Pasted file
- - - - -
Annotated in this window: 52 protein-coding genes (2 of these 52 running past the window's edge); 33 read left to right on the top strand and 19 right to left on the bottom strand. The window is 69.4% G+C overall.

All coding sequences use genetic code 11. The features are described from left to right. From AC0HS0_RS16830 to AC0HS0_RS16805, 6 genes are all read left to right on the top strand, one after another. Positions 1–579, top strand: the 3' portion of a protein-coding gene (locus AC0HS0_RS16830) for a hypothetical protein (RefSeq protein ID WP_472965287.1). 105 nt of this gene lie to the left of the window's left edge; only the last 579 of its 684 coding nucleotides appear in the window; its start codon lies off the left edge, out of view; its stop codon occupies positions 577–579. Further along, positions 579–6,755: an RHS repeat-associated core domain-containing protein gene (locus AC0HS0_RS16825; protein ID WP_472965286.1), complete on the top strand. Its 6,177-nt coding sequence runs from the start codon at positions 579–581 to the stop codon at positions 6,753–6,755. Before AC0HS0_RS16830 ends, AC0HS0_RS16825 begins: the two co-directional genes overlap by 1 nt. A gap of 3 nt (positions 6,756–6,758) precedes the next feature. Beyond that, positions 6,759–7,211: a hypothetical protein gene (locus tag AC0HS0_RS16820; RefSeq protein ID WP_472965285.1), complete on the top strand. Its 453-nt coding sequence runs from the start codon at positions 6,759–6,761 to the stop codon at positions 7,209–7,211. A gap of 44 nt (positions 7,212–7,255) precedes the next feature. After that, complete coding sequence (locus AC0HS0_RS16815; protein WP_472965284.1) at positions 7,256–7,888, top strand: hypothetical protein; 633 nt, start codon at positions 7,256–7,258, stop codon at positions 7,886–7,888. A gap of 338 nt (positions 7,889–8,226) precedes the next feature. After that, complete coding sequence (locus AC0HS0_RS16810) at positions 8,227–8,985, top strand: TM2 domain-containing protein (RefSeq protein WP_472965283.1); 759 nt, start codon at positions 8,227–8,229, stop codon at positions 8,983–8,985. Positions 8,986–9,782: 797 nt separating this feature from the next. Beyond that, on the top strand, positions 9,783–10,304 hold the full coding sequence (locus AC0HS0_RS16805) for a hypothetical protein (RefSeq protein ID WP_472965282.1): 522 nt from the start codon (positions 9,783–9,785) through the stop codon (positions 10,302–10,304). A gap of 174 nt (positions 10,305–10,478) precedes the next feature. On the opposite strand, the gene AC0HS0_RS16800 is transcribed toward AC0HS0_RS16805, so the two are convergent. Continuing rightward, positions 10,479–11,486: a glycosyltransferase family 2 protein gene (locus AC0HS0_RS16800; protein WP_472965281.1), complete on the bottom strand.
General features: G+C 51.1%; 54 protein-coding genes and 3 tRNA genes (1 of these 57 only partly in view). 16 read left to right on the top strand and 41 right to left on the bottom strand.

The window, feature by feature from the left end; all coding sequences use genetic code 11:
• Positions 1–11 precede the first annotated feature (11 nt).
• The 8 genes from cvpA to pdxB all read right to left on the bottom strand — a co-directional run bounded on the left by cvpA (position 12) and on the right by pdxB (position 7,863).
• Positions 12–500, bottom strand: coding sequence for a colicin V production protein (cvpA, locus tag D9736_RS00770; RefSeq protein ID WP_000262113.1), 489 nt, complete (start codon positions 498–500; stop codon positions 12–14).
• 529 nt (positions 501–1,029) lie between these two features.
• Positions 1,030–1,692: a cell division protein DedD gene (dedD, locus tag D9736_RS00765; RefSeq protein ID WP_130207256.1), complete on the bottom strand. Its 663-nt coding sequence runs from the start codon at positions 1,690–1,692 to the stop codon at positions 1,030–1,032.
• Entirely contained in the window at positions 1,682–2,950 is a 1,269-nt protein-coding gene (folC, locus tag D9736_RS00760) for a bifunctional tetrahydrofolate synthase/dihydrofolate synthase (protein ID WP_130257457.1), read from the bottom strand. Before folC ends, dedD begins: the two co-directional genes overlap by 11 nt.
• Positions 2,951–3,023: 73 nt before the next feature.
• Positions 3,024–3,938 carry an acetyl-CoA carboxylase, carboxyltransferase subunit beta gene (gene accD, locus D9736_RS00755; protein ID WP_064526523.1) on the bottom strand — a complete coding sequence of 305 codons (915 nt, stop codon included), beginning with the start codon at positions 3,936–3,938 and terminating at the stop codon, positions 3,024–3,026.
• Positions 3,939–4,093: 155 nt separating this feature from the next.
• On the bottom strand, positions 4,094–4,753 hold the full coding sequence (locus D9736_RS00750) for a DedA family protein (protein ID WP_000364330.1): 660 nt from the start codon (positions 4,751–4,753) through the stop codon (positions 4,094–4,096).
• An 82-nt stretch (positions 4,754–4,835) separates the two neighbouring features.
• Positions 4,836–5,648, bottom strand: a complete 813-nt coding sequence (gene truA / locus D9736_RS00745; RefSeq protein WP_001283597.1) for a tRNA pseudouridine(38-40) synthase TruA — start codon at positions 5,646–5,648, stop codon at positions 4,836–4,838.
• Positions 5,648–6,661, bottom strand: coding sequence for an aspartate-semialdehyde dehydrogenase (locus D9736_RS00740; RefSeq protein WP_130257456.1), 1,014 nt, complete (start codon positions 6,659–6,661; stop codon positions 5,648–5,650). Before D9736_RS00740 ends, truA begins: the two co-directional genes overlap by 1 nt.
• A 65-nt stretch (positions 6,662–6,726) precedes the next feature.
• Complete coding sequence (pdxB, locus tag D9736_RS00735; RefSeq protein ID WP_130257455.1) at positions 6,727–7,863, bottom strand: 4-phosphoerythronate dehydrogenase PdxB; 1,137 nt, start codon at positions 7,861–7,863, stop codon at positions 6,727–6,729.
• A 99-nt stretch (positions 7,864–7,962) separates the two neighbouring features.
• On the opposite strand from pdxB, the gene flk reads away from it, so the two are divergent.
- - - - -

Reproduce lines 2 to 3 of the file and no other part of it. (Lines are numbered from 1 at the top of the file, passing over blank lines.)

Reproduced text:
All coding sequences use genetic code 11. The features are described from left to right. From AC0HS0_RS16830 to AC0HS0_RS16805, 6 genes are all read left to right on the top strand, one after another. Positions 1–579, top strand: the 3' portion of a protein-coding gene (locus AC0HS0_RS16830) for a hypothetical protein (RefSeq protein ID WP_472965287.1). 105 nt of this gene lie to the left of the window's left edge; only the last 579 of its 684 coding nucleotides appear in the window; its start codon lies off the left edge, out of view; its stop codon occupies positions 577–579. Further along, positions 579–6,755: an RHS repeat-associated core domain-containing protein gene (locus AC0HS0_RS16825; protein ID WP_472965286.1), complete on the top strand. Its 6,177-nt coding sequence runs from the start codon at positions 579–581 to the stop codon at positions 6,753–6,755. Before AC0HS0_RS16830 ends, AC0HS0_RS16825 begins: the two co-directional genes overlap by 1 nt. A gap of 3 nt (positions 6,756–6,758) precedes the next feature. Beyond that, positions 6,759–7,211: a hypothetical protein gene (locus tag AC0HS0_RS16820; RefSeq protein ID WP_472965285.1), complete on the top strand. Its 453-nt coding sequence runs from the start codon at positions 6,759–6,761 to the stop codon at positions 7,209–7,211. A gap of 44 nt (positions 7,212–7,255) precedes the next feature. After that, complete coding sequence (locus AC0HS0_RS16815; protein WP_472965284.1) at positions 7,256–7,888, top strand: hypothetical protein; 633 nt, start codon at positions 7,256–7,258, stop codon at positions 7,886–7,888. A gap of 338 nt (positions 7,889–8,226) precedes the next feature. After that, complete coding sequence (locus AC0HS0_RS16810) at positions 8,227–8,985, top strand: TM2 domain-containing protein (RefSeq protein WP_472965283.1); 759 nt, start codon at positions 8,227–8,229, stop codon at positions 8,983–8,985. Positions 8,986–9,782: 797 nt separating this feature from the next. Beyond that, on the top strand, positions 9,783–10,304 hold the full coding sequence (locus AC0HS0_RS16805) for a hypothetical protein (RefSeq protein ID WP_472965282.1): 522 nt from the start codon (positions 9,783–9,785) through the stop codon (positions 10,302–10,304). A gap of 174 nt (positions 10,305–10,478) precedes the next feature. On the opposite strand, the gene AC0HS0_RS16800 is transcribed toward AC0HS0_RS16805, so the two are convergent. Continuing rightward, positions 10,479–11,486: a glycosyltransferase family 2 protein gene (locus AC0HS0_RS16800; protein WP_472965281.1), complete on the bottom strand.
General features: G+C 51.1%; 54 protein-coding genes and 3 tRNA genes (1 of these 57 only partly in view). 16 read left to right on the top strand and 41 right to left on the bottom strand.